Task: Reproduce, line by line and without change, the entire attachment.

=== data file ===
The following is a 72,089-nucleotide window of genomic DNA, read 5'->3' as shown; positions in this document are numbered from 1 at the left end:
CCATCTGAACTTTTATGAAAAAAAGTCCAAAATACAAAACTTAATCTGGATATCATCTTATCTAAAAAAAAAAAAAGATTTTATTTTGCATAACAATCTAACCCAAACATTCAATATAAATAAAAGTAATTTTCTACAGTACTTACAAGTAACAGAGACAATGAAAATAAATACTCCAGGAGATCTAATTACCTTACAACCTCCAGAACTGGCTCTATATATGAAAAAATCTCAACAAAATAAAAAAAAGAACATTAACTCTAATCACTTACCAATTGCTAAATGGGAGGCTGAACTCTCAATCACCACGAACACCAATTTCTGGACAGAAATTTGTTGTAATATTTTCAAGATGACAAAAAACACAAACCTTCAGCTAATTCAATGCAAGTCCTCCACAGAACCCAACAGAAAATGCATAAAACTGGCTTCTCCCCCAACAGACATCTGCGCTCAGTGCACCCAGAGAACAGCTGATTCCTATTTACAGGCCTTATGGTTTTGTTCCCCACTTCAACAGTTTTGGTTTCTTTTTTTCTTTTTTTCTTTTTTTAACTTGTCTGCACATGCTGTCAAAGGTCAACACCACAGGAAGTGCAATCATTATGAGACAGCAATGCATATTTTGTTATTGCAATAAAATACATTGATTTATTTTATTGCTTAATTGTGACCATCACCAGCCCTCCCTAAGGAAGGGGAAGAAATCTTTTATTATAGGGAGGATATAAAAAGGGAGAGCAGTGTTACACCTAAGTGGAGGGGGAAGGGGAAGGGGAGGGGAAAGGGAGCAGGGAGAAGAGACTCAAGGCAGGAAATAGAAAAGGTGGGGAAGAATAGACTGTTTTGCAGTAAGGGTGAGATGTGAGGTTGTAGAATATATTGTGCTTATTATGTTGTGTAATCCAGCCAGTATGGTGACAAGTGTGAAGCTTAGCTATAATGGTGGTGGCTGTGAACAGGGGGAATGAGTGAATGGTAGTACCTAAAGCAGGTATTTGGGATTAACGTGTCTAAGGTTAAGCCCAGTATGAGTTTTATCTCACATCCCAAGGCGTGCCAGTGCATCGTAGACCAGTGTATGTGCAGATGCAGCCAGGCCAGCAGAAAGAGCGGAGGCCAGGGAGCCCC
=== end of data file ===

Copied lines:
The following is a 72,089-nucleotide window of genomic DNA, read 5'->3' as shown; positions in this document are numbered from 1 at the left end:
CCATCTGAACTTTTATGAAAAAAAGTCCAAAATACAAAACTTAATCTGGATATCATCTTATCTAAAAAAAAAAAAAGATTTTATTTTGCATAACAATCTAACCCAAACATTCAATATAAATAAAAGTAATTTTCTACAGTACTTACAAGTAACAGAGACAATGAAAATAAATACTCCAGGAGATCTAATTACCTTACAACCTCCAGAACTGGCTCTATATATGAAAAAATCTCAACAAAATAAAAAAAAGAACATTAACTCTAATCACTTACCAATTGCTAAATGGGAGGCTGAACTCTCAATCACCACGAACACCAATTTCTGGACAGAAATTTGTTGTAATATTTTCAAGATGACAAAAAACACAAACCTTCAGCTAATTCAATGCAAGTCCTCCACAGAACCCAACAGAAAATGCATAAAACTGGCTTCTCCCCCAACAGACATCTGCGCTCAGTGCACCCAGAGAACAGCTGATTCCTATTTACAGGCCTTATGGTTTTGTTCCCCACTTCAACAGTTTTGGTTTCTTTTTTTCTTTTTTTCTTTTTTTAACTTGTCTGCACATGCTGTCAAAGGTCAACACCACAGGAAGTGCAATCATTATGAGACAGCAATGCATATTTTGTTATTGCAATAAAATACATTGATTTATTTTATTGCTTAATTGTGACCATCACCAGCCCTCCCTAAGGAAGGGGAAGAAATCTTTTATTATAGGGAGGATATAAAAAGGGAGAGCAGTGTTACACCTAAGTGGAGGGGGAAGGGGAAGGGGAGGGGAAAGGGAGCAGGGAGAAGAGACTCAAGGCAGGAAATAGAAAAGGTGGGGAAGAATAGACTGTTTTGCAGTAAGGGTGAGATGTGAGGTTGTAGAATATATTGTGCTTATTATGTTGTGTAATCCAGCCAGTATGGTGACAAGTGTGAAGCTTAGCTATAATGGTGGTGGCTGTGAACAGGGGGAATGAGTGAATGGTAGTACCTAAAGCAGGTATTTGGGATTAACGTGTCTAAGGTTAAGCCCAGTATGAGTTTTATCTCACATCCCAAGGCGTGCCAGTGCATCGTAGACCAGTGTATGTGCAGATGCAGCCAGGCCAGCAGAAAGAGCGGAGGCCAGGGAGCCCC